When asked about your weaknesses in a job interview, the old joke is that you should always answer: “I care too much …”
But that’s actually the truth about Clark Kent’s heroic alter ego in the new DC cinematic universe. As Batman v Superman: Dawn of Justice heads to theaters March 25, Entertainment Weekly has been talking with the filmmakers and stars about where things will go after 2013’s Man of Steel.
Henry Cavill literally describes his Superman as the new guy on the job, one who knows he messed up while trying to save the world the last time around. It sounds like a fair amount of regret hangs over the head of this superhero, and now he has invoked the ire of this bizarre man in a bat costume from neighboring Gotham City.
Here are the actor’s thoughts on what Kal-El is facing in Dawn of Justice, and how he’s learning on the job…
Entertainment Weekly: This film has been in the works for three years, so what are your earliest memories of getting back into the cape and picking up the story after Man of Steel?
Henry Cavill: My first memory of getting back into it was delving back into the comics and finding bits of personality. Obviously, I had to wait for the script to come back so I knew what I was allowed to implement, and then it was just about trying to get as much of Superman’s character into the script as possible – as far as how I saw it – and of course everyone has their different viewpoints on the character. My lasting memory, was going back to the comic books and really exploring the psychology of the man with the hope that I could apply it to the script.
Kryptonite has become a synonym in the English language for a weak spot, an Achilles heel, but beyond that these movies have taken the fact that Superman can’t save everyone and made that a weakness. I think that’s a very human weakness to have.
For me, when it came on to Superman’s weakness, it’s inside him. It’s the fact that he does really love humans. He loves what they bring to the world, he loves this planet and who he lives alongside, and he wants to really, really help them. We could go deep into the psychology of what that means and what that makes ones intentions on a daily basis when you’re a super-powered alien.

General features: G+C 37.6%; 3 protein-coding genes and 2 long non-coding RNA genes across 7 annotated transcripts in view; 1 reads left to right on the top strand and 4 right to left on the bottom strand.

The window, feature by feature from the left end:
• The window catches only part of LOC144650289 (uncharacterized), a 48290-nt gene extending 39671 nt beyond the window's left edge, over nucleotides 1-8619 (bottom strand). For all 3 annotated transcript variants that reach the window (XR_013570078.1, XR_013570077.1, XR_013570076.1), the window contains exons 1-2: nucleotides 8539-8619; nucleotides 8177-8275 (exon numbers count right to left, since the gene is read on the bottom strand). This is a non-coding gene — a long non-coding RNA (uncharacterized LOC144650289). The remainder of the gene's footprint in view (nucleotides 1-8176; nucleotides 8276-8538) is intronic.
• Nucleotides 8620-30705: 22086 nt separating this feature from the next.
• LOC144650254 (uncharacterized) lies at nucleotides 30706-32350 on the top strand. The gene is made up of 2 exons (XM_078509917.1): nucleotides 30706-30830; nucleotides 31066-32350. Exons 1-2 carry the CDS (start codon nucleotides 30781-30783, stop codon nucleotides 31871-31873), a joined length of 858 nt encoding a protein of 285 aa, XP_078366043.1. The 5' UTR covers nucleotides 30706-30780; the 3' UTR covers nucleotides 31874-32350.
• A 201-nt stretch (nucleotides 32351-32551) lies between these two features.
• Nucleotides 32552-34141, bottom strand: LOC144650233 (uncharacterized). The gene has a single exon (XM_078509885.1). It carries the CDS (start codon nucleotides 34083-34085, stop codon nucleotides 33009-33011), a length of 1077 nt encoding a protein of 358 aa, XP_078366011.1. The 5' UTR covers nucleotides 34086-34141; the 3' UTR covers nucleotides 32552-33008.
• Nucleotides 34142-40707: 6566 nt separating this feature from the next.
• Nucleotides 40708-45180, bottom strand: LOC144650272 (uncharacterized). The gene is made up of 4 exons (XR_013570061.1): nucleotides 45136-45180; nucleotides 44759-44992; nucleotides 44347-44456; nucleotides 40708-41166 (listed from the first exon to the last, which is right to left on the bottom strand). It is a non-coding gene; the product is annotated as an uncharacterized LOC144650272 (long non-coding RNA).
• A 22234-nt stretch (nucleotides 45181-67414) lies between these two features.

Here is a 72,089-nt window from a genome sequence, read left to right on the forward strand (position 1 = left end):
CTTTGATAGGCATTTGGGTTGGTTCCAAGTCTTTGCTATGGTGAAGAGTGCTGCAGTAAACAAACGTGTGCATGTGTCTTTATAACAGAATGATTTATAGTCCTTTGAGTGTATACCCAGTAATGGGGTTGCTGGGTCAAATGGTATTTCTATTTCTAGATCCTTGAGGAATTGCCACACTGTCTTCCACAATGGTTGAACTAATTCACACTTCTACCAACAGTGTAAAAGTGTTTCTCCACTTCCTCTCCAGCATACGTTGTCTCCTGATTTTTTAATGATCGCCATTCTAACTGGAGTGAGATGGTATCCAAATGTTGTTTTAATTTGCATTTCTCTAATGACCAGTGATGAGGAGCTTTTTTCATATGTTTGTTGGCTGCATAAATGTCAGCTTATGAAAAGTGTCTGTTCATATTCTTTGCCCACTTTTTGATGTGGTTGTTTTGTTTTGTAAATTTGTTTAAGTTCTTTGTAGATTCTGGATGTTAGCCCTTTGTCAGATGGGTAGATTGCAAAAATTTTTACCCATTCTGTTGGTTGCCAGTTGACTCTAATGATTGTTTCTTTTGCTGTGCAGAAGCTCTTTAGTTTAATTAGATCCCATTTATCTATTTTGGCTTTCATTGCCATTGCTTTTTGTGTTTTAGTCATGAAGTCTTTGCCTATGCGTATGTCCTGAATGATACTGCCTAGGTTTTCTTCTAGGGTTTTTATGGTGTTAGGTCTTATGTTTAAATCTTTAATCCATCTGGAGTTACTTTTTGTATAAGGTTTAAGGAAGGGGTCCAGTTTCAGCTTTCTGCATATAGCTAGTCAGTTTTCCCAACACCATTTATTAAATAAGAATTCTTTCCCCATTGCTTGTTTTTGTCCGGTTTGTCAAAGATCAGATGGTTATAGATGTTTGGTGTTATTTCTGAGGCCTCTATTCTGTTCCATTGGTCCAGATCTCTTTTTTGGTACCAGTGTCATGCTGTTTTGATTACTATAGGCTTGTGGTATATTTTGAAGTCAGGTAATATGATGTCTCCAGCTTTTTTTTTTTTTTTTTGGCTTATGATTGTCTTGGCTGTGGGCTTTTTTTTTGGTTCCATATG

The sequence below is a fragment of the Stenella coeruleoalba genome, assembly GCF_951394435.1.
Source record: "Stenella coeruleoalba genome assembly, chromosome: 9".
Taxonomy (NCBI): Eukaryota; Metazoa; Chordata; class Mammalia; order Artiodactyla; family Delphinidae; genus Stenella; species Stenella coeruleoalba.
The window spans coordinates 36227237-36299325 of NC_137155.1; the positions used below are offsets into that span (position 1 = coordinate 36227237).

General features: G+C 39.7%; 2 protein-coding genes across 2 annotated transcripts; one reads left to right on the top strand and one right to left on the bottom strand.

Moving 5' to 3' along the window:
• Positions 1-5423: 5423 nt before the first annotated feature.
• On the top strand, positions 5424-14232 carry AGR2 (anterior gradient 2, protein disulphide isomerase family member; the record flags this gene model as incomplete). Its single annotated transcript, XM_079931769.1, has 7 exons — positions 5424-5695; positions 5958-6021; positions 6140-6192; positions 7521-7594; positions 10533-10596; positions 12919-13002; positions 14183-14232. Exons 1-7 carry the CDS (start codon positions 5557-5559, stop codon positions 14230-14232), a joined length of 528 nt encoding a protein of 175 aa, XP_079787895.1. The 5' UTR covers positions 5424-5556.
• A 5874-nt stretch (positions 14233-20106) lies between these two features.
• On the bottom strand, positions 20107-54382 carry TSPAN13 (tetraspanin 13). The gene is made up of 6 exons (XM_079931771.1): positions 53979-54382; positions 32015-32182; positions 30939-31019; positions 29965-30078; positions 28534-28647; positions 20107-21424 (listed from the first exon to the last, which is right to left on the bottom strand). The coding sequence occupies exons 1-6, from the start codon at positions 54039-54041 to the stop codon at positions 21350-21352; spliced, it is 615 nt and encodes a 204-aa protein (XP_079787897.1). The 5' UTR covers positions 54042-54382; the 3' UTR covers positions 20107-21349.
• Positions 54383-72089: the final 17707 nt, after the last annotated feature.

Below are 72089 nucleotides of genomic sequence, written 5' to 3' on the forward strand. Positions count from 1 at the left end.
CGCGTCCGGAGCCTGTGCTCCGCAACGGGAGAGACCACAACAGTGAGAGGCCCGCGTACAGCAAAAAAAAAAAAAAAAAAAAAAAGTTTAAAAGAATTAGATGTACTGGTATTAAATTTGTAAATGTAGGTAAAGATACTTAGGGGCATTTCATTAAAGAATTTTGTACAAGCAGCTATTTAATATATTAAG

Not only is he bulletproof, but he can withstand a lot of cruel treatment from us.
Essentially it’s that. That’s his weakness, that he doesn’t want to hurt anyone. He doesn’t want to scare anyone, and in that you can take advantage of him. It makes it very easy to take advantage of him. … This is someone who is a complete amateur, and he’s facing up against someone who is very well versed in the arts of war.
That’s the way religions of the world talk about God, isn’t it? That God loves us even if we’re horrible, even if we do the worst things imaginable. It’s interesting seeing that element in Superman.
I mean, there’s always been some parallels drawn, theological parallels drawn between Superman and various religions. I do my best to draw parallels just between mythological heroes if I can, and yeah, because religion’s a dangerous ground. That’s a minefield.
After the destruction we saw in Man of Steel, is Superman suffering from a kind of survivor’s guilt, since he saved the world, but destroyed a city?
I wouldn’t necessarily say it’s a survivor’s guilt. I mean, that’s a different kind of thing because he’s above the threat. I think the most difficult thing for him at this stage of the story is that he has just come to terms with the fact that he is really, really quite powerful and he hasn’t found any major vulnerabilities yet, and despite this, despite the enormous power that he has, he still cannot do everything, and he really struggles with that. It’s not just a quick, “Okay, I get it. I can’t save everyone.” That takes a long time to work out.